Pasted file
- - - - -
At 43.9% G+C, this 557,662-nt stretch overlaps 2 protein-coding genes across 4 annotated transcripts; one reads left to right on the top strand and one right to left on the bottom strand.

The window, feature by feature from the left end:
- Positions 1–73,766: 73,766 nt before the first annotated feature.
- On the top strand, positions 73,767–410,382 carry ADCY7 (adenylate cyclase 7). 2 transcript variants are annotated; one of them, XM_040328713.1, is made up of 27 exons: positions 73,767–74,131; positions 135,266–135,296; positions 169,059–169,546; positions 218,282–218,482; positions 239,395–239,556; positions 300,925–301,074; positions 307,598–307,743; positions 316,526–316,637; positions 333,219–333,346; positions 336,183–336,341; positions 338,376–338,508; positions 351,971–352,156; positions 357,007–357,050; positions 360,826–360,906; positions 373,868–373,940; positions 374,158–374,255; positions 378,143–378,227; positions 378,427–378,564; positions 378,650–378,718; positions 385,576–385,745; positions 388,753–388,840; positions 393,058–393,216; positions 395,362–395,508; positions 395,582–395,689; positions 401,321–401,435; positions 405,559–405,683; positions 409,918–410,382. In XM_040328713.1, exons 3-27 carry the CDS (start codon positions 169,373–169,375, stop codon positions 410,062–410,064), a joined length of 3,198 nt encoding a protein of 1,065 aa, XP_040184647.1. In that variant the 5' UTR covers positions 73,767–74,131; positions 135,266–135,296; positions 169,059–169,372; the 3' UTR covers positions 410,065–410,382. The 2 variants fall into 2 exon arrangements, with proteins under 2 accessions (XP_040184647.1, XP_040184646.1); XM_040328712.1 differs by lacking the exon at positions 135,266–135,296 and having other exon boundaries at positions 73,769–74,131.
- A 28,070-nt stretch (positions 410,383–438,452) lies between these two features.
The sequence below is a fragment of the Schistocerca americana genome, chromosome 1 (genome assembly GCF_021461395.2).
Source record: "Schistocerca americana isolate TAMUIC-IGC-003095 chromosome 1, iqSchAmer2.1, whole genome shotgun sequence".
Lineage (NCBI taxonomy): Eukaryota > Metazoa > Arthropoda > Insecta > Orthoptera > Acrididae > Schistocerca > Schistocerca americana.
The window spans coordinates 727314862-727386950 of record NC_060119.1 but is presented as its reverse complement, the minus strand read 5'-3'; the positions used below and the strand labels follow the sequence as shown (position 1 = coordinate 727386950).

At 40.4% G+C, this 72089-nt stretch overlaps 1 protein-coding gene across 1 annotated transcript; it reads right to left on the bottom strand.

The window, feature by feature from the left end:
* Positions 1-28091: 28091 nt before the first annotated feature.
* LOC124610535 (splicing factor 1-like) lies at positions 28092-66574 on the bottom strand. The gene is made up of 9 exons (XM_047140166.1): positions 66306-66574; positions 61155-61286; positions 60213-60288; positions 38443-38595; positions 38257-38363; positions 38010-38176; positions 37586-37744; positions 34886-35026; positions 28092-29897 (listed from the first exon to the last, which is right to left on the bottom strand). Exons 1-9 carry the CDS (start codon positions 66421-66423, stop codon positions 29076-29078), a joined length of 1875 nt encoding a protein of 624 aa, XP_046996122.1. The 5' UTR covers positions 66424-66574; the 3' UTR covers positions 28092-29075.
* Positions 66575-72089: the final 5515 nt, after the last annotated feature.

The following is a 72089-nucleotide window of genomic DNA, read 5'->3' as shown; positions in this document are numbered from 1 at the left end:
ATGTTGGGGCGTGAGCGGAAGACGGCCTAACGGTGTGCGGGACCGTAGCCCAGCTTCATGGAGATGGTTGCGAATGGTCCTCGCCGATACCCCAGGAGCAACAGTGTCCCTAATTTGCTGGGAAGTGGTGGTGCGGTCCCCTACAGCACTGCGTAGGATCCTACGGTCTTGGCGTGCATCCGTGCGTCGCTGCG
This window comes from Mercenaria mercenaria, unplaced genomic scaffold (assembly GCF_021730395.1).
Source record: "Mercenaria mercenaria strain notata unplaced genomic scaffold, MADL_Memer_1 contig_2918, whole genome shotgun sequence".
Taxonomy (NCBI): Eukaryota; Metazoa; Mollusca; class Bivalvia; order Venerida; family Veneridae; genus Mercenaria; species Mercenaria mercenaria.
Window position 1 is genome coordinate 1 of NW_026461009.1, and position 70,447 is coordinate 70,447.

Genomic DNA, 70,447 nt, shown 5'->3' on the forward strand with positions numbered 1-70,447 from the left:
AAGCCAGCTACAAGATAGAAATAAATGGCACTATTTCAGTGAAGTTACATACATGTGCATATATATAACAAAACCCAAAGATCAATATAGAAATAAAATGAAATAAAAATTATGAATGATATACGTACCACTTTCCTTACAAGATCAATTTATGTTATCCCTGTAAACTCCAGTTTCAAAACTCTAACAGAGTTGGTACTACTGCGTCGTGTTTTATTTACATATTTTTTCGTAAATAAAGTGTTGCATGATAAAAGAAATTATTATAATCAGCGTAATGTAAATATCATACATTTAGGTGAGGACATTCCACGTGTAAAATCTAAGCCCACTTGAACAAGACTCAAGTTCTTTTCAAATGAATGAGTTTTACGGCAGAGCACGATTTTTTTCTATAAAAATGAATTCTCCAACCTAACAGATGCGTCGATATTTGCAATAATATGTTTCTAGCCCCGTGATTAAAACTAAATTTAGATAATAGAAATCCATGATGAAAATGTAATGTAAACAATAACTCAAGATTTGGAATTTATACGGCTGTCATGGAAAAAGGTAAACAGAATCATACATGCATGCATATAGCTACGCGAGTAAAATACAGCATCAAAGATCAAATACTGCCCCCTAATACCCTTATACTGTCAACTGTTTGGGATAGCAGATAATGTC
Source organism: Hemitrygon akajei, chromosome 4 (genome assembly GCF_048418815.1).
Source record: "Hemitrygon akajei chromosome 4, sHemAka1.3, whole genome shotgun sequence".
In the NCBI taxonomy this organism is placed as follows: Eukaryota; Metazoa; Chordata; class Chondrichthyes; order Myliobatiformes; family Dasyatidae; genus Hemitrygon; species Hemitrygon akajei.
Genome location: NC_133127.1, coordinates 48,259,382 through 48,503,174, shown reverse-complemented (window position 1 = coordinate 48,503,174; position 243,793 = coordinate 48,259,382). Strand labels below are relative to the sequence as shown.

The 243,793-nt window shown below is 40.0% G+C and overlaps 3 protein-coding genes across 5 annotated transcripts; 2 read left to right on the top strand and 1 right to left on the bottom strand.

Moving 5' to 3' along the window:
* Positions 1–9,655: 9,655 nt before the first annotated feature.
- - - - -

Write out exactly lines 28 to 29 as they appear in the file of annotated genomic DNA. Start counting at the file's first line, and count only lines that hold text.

Moving 5' to 3' along the window:
* Positions 1–9,655: 9,655 nt before the first annotated feature.